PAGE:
Fast performances = high SPR
Slow performances = low SPR
The SPR for all other runners in a race (other than the winner) is derived from the rating assigned to the race winner before being downwardly adjusted for beaten margins.
Logically because horses run at a faster speed over 1000m than they do at 2400m, the incremental adjustment is less as the distance increases. Again I suggest, for the purposes of explanation, that you can assume an adjustment of 2 rating points as being equal to 1 length.
E.g. If a race winner gets an SPR of 100, a horse beaten 2 lengths would get an SPR of ~96.
Automated Predictive SPR
Within Axis, a complex algorithm selects a historical SPR that is then assigned as a run that is representative of each horse’s current ability and likely fitness level. That run is called the qualifying run (QR).
The R2W SPR algorithm encompasses the following assumptions:
- high ratings can’t be produced by unfit horses;
- recent form is far more reliable as an indicator of current ability and likely fitness that older form;
- generally speaking, trainers will place their horses to the best advantage;
- horses that perform well when resuming from spells will generally continue to do so up to the age of around five; and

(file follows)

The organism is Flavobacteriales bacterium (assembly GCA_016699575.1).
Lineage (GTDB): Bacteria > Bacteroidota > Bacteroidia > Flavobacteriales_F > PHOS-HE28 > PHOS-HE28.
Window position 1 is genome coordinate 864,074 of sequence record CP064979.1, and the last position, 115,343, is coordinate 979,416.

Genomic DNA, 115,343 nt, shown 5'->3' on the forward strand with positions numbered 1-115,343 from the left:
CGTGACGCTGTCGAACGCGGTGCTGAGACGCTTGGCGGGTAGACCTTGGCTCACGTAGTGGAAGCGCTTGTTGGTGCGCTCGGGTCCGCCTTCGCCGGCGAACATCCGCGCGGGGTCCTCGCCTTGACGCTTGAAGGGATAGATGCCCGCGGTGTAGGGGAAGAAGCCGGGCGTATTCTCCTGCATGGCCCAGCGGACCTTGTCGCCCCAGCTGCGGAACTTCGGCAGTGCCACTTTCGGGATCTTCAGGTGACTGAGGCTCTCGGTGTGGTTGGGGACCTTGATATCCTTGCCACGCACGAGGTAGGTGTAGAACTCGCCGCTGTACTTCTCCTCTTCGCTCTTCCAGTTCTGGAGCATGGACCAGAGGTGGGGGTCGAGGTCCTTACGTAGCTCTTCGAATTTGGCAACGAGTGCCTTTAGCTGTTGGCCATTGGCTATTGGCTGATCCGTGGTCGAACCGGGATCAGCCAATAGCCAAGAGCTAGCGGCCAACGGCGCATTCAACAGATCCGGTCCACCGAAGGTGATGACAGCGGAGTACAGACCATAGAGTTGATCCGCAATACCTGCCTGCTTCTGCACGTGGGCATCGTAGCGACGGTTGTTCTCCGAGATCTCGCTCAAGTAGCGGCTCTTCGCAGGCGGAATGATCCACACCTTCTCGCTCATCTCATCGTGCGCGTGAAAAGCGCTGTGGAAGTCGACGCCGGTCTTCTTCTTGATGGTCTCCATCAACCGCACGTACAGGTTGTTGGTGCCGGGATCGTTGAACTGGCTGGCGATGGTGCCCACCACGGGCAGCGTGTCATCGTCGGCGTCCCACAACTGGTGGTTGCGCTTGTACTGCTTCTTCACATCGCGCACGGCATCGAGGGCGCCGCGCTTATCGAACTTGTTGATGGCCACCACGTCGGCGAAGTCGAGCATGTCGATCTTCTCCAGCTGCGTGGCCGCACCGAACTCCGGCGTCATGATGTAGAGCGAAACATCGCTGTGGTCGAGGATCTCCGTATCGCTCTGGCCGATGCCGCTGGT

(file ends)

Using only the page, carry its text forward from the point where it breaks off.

- importantly a good rating can be discarded as an indicator of current ability and fitness after approximately 42 days.
Having selected an appropriate QR, the SPR algorithm then assigns that numerical value to each runner as a Base SPR. This is then interrogated by the R2W computer before determining whether any adjustment is warranted. Once this process is complete the predictive SPR is displayed in the field view of Axis. Importantly, to our knowledge R2W SPR have a higher strike rate than any other publicly available speed based rating.
Caution needs to be applied to races that are run in fast times
As has been explained above, races run in fast times (relative to par times) produce high ratings. However, it does not always follow that all horses that run a fast time, and therefore generating a high SPR will subsequently ‘run up’ to that performance at their next race start. However, it is true that horses that can run genuinely fast times, particularly in good class races, have more ability than other horses they may race against in future.
Why R2W SPR are more accurate than other commercially available ratings?
Without going into too much detail and to preserve our unique IP, R2W SPR are adjusted for the many errors that exist in overall race times, sectionals, distances, track conditions, class of race etc.
We outsource to a private organisation that caters to our specific needs and those of some of Australia’s biggest and most successful punters. As a guide it is fair and accurate to suggest that more than 90% of official race and sectional times reordered in Australia are incorrect and contain errors that are often significant.
Being able to deliver SPR that are adjusted for these errors is one fundamental reason as to why we and our clients are able to maintain and enjoy a profitable betting edge. No other software provider that we are aware of provides the total solution to this problem, that is for ALL TAB races Australia wide.
If you would like to learn more about our SPR and other specialised proprietary ratings, please contact me directly on 07 3103 2262 or by email email@example.com.
Cheers and Good Punting